||Fig. 3. Phylogeny and body size change within paravian theropods. A temporally calibrated cladogram depicting the phylogenetic position of Mahakala and paravian body size through time and across phylogeny is shown. Characters uniting Mahakala with other dromaeosaurids include the absence of an accessory tympanic recess dorsal to the crista interfenestralis, and elongate paroccipital process with parallel dorsal and ventral edges that twist rostrolaterally distally, and the presence of a distinct ginglymus on the distal end of metatarsal II (17). Silhouettes are to scale, illustrating the relative magnitude of body size differences. Left-facing silhouettes near open circles show reconstructed ancestral body sizes. Ancestral paravian body size is estimated to be 600 to 700 g and 64 to 70 cm long (17). The ancestral deinonychosaur, troodontid, and dromaeosaurid body size is estimated at 700 g. Large numbers (1, 2, 3, and 4) indicate the four major body increase trends in Deinonychosauria. See the supporting online material for further ancestral body size reconstruction data. Ma, Maastrichtian; Ca, Campanian; Sa, Santonian; Co, Coniacian; Tu, Turonian; Ce, Cenomanian; Ab, Albian; Ap, Aptian; Bar, Barremian; Hau, Hauterivian; Va, Valanginian; Ber, Berriasian; Ti, Tithonian; Ki, Kimmeridgian. Ma, million years ago. [View Larger Version of this Image (35K GIF file)]|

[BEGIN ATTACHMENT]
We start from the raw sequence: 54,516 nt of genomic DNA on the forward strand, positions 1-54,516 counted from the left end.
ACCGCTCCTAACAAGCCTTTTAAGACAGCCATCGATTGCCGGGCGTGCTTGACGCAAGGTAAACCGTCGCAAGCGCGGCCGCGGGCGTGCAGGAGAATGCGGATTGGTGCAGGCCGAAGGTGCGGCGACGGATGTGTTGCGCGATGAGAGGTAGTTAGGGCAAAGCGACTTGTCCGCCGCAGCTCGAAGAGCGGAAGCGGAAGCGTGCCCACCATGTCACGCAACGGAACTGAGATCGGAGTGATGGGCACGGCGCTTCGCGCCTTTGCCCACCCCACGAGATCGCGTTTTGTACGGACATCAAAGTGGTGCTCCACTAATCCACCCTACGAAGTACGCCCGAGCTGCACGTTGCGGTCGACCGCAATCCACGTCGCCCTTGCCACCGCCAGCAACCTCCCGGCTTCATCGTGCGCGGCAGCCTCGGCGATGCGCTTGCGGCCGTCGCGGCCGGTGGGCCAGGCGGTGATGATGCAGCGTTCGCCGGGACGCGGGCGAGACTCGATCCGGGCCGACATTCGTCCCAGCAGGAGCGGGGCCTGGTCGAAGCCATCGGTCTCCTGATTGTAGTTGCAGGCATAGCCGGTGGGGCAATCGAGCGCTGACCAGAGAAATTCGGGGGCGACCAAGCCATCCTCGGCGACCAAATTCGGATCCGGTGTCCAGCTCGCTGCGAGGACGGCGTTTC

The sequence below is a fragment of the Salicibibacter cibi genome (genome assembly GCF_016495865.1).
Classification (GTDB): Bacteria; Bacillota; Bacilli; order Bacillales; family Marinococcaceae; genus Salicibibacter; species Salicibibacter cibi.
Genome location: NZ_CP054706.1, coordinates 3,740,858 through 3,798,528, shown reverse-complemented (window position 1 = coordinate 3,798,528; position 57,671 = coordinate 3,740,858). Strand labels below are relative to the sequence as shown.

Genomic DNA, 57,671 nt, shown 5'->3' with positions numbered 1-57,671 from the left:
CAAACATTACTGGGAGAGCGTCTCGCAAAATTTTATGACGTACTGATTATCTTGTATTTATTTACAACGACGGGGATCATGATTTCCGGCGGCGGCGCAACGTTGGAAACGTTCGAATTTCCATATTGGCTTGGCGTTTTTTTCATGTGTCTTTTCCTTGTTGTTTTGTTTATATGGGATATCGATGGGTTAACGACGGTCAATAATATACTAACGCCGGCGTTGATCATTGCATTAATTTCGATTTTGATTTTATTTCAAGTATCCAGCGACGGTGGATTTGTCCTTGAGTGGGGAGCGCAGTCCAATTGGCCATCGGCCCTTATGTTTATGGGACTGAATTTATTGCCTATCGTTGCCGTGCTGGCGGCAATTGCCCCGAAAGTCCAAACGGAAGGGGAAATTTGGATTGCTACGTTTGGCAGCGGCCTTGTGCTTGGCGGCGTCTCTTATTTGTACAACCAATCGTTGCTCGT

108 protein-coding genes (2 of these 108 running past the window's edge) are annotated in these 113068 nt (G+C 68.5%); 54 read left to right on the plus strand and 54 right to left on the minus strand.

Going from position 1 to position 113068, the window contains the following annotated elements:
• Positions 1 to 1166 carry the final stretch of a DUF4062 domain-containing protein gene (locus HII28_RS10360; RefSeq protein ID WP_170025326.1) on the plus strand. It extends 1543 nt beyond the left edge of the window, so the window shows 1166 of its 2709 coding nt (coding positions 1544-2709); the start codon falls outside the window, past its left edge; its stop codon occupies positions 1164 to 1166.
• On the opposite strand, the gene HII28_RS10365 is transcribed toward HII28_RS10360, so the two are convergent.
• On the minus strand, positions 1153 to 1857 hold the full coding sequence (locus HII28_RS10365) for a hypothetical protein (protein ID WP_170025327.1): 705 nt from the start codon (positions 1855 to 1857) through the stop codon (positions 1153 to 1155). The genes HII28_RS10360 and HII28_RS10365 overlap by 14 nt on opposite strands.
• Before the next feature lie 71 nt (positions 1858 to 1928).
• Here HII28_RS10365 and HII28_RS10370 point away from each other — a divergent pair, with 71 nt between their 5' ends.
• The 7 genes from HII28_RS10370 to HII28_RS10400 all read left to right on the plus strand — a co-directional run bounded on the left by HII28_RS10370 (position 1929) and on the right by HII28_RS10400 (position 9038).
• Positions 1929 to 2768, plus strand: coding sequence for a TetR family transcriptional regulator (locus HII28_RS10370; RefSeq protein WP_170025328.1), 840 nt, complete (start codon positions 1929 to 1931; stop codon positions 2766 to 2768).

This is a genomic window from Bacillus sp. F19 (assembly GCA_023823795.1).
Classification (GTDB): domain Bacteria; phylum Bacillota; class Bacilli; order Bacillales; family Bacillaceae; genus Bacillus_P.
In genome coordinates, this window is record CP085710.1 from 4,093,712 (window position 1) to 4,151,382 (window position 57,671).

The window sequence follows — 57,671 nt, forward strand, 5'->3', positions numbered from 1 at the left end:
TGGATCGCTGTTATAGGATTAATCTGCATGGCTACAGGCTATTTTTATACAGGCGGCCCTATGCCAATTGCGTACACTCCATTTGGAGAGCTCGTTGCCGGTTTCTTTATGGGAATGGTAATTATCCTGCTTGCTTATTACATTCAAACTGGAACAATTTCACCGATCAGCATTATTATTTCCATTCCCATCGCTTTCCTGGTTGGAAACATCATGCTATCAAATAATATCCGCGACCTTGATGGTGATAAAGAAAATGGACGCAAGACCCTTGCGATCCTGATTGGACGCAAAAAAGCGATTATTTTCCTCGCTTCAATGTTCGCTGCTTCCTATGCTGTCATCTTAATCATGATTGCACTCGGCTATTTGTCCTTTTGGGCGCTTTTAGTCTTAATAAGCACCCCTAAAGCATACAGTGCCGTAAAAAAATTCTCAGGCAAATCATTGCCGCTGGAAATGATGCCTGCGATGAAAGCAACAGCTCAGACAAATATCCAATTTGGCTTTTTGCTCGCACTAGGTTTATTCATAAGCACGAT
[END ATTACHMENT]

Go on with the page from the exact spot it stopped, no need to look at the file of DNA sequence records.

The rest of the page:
Decrease in body size is a trend in coelurosaurs (3, 8, 21)and is thought to have played an important role in the originof birds and flight (6, 11, 2224). Dromaeosaurids andother coelurosaurs, however, may have undergone clade-specificincreases in body size (8, 25). Testing these trends requiresempirical size reconstructions for each node of the coelurosaurtree. We estimated ancestral body sizes for each internal node(ancestral node) using body mass estimates from femoral lengthmeasurements. These data were treated as a continuous additivetrait and optimized across the phylogeny (16).